Former Delegate Greg Habeeb may have left the General Assembly, but he isn’t leaving Richmond. Habeeb will oversee the Gentry Locke law firm’s expansion to the capital city, leading the firm’s government and regulatory affairs team there. WFIR’s Evan Jones has more:
State Police say traffic deaths over the Labor Day weekend were more than double the number last year: 12 people killed statewide. This despite law enforcement efforts that saw state troopers cite more than 8,400 drivers for speeding.
From Virginia State Police: Traffic deaths in Virginia reached a three-year high during the 2018 Labor Day weekend. According to preliminary reports, a dozen individuals were killed in 11 fatal crashes during the four-day statistical counting period (12:01 a.m. Aug. 31, 2018 – 12 a.m. Sept. 3, 2018), which marks the highest number of crashes recorded since 2015 when 16 fatalities occurred over the holiday weekend. In 2017, there were five traffic crashes on Virginia’s highways.
This year’s 11 holiday fatal crashes took place in the counties of Carroll, Culpeper, Fairfax, Page, Prince William, Smyth, Tazewell and York and the cities of Lawrenceville, Newport News and Norfolk. These crashes claimed the lives of three motorcyclists, a motorcycle passenger and three pedestrians. Of the remaining five crashes, two involved individuals who were not wearing a seat belt.
“For most, Labor Day marks the close of summer, the last neighborhood cookout and the start of a new school year, but for 12 families – the families of those who experienced the loss of a loved one this weekend – this holiday is forever changed, ” said Col. Gary T. Settle, Virginia State Police Superintendent. “It’s nothing short of alarming to have a 140 percent increase in fatalities compared to last year. What’s more surprising is that many of the crashes we see on Virginia’s highways could be prevented if we all do our part toward safety. That means buckling up, never driving impaired and always keeping our focus on the road.”
Once again this year, Virginia State Police participated in Operation C.A.R.E. (Crash Awareness and Reduction Effort), which is a state-sponsored, national traffic safety initiative intended to reduce crashes, fatalities and injuries due to impaired driving, speed and failing to wear a seat belt through increased law enforcement visibility and traffic enforcement during major holidays.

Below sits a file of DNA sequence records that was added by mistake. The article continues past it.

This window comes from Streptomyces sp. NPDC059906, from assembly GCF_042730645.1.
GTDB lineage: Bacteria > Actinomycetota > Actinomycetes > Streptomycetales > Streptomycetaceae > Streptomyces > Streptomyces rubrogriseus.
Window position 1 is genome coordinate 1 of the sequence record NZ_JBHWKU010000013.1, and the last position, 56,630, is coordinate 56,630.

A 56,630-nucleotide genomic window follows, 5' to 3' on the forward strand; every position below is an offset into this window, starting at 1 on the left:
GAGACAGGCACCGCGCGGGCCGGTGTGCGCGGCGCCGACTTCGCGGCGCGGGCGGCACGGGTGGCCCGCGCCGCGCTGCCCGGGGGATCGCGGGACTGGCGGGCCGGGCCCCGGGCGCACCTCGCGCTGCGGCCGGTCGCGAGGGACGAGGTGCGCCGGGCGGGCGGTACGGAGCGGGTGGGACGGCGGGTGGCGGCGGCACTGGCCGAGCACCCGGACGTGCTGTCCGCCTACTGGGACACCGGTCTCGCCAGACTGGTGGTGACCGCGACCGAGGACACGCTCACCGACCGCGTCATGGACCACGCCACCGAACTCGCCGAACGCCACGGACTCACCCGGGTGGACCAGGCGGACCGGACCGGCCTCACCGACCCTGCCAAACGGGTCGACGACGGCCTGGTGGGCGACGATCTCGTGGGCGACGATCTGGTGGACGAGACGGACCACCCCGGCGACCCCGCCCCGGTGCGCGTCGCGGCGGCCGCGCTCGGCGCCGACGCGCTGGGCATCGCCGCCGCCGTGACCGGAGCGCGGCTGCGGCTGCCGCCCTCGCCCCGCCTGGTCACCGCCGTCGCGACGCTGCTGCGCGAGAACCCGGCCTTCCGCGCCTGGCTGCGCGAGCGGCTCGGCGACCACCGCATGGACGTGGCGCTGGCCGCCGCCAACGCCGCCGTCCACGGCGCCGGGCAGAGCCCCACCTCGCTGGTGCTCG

During the 2018 Labor Day weekend, Virginia State Police troopers cited 8,427 speeders and 2,050 reckless drivers. They also issued citations for 1,024 occupant restraint violations, including 227 to adult motorists who failed to secure a juvenile passenger in a child safety seat, booster seat or seat belt. In addition, 72 drunk drivers were arrested and charged with DUI.
Funds generated from summonses issued by Virginia State Police go directly to court fees and the state’s Literary Fund, which benefits public school construction, technology funding and teacher retirement.
RICHMOND, Va. (AP) _ The Virginia Department of Motor Vehicles will soon start offering residents the option to upgrade their driver’s licenses or other IDs to meet federal requirements that will affect plane travelers. Virginia licenses aren’t currently compliant with the federal REAL ID program, which was enacted after the Sept. 11 attacks. Beginning in October 2020, noncompliant IDs won’t be sufficient for boarding a plane or entering secure federal facilities or military bases. Officials said in a news release Tuesday that applicants can seek the new IDs beginning Oct. 1. They must apply in person and provide physical documentation of their identity, legal presence in the U.S., Social Security number and two proofs of residency. There will be a $10 surcharge, as well as standard fees.